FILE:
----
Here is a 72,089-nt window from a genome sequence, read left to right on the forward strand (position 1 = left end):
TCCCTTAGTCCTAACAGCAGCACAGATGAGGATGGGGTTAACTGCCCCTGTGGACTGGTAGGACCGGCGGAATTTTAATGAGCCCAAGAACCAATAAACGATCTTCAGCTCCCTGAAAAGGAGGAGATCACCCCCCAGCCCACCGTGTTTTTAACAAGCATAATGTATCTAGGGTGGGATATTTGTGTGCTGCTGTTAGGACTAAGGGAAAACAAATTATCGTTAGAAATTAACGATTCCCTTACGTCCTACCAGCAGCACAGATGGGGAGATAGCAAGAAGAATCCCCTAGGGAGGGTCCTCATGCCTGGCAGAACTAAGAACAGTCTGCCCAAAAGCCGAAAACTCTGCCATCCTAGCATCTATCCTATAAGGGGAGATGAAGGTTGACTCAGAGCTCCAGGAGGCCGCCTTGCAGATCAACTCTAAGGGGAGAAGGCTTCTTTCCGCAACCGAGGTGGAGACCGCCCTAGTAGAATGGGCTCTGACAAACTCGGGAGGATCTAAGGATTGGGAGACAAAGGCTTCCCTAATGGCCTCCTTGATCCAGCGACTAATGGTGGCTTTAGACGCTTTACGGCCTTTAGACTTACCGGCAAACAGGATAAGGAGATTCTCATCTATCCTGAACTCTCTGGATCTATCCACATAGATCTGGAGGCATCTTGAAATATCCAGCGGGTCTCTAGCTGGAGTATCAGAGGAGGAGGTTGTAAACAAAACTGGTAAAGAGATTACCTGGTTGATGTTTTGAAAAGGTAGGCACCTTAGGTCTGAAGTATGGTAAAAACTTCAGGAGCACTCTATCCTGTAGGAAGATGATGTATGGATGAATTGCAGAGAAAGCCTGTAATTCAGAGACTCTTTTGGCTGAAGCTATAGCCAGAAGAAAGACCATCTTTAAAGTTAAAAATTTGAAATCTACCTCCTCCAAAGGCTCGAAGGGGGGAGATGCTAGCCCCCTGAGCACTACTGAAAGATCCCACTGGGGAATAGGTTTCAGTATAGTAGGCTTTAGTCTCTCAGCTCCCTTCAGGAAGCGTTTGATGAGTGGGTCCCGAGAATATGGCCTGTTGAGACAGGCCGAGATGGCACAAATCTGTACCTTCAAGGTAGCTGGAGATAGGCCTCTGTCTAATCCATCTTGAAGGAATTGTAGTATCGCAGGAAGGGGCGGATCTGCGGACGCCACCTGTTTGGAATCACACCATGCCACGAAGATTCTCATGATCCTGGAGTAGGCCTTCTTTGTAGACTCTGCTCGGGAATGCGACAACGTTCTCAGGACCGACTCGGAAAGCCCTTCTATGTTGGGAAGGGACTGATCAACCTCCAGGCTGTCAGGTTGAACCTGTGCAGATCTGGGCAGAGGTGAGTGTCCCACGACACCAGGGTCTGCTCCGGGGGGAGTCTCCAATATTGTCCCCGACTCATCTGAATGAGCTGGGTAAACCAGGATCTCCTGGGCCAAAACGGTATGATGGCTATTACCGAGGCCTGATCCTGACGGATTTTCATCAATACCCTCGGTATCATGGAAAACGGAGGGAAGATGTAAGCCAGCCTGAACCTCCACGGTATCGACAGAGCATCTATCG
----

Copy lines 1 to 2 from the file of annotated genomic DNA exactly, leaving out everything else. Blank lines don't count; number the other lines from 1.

Here is a 72,089-nt window from a genome sequence, read left to right on the forward strand (position 1 = left end):
TCCCTTAGTCCTAACAGCAGCACAGATGAGGATGGGGTTAACTGCCCCTGTGGACTGGTAGGACCGGCGGAATTTTAATGAGCCCAAGAACCAATAAACGATCTTCAGCTCCCTGAAAAGGAGGAGATCACCCCCCAGCCCACCGTGTTTTTAACAAGCATAATGTATCTAGGGTGGGATATTTGTGTGCTGCTGTTAGGACTAAGGGAAAACAAATTATCGTTAGAAATTAACGATTCCCTTACGTCCTACCAGCAGCACAGATGGGGAGATAGCAAGAAGAATCCCCTAGGGAGGGTCCTCATGCCTGGCAGAACTAAGAACAGTCTGCCCAAAAGCCGAAAACTCTGCCATCCTAGCATCTATCCTATAAGGGGAGATGAAGGTTGACTCAGAGCTCCAGGAGGCCGCCTTGCAGATCAACTCTAAGGGGAGAAGGCTTCTTTCCGCAACCGAGGTGGAGACCGCCCTAGTAGAATGGGCTCTGACAAACTCGGGAGGATCTAAGGATTGGGAGACAAAGGCTTCCCTAATGGCCTCCTTGATCCAGCGACTAATGGTGGCTTTAGACGCTTTACGGCCTTTAGACTTACCGGCAAACAGGATAAGGAGATTCTCATCTATCCTGAACTCTCTGGATCTATCCACATAGATCTGGAGGCATCTTGAAATATCCAGCGGGTCTCTAGCTGGAGTATCAGAGGAGGAGGTTGTAAACAAAACTGGTAAAGAGATTACCTGGTTGATGTTTTGAAAAGGTAGGCACCTTAGGTCTGAAGTATGGTAAAAACTTCAGGAGCACTCTATCCTGTAGGAAGATGATGTATGGATGAATTGCAGAGAAAGCCTGTAATTCAGAGACTCTTTTGGCTGAAGCTATAGCCAGAAGAAAGACCATCTTTAAAGTTAAAAATTTGAAATCTACCTCCTCCAAAGGCTCGAAGGGGGGAGATGCTAGCCCCCTGAGCACTACTGAAAGATCCCACTGGGGAATAGGTTTCAGTATAGTAGGCTTTAGTCTCTCAGCTCCCTTCAGGAAGCGTTTGATGAGTGGGTCCCGAGAATATGGCCTGTTGAGACAGGCCGAGATGGCACAAATCTGTACCTTCAAGGTAGCTGGAGATAGGCCTCTGTCTAATCCATCTTGAAGGAATTGTAGTATCGCAGGAAGGGGCGGATCTGCGGACGCCACCTGTTTGGAATCACACCATGCCACGAAGATTCTCATGATCCTGGAGTAGGCCTTCTTTGTAGACTCTGCTCGGGAATGCGACAACGTTCTCAGGACCGACTCGGAAAGCCCTTCTATGTTGGGAAGGGACTGATCAACCTCCAGGCTGTCAGGTTGAACCTGTGCAGATCTGGGCAGAGGTGAGTGTCCCACGACACCAGGGTCTGCTCCGGGGGGAGTCTCCAATATTGTCCCCGACTCATCTGAATGAGCTGGGTAAACCAGGATCTCCTGGGCCAAAACGGTATGATGGCTATTACCGAGGCCTGATCCTGACGGATTTTCATCAATACCCTCGGTATCATGGAAAACGGAGGGAAGATGTAAGCCAGCCTGAACCTCCACGGTATCGACAGAGCATCTATCG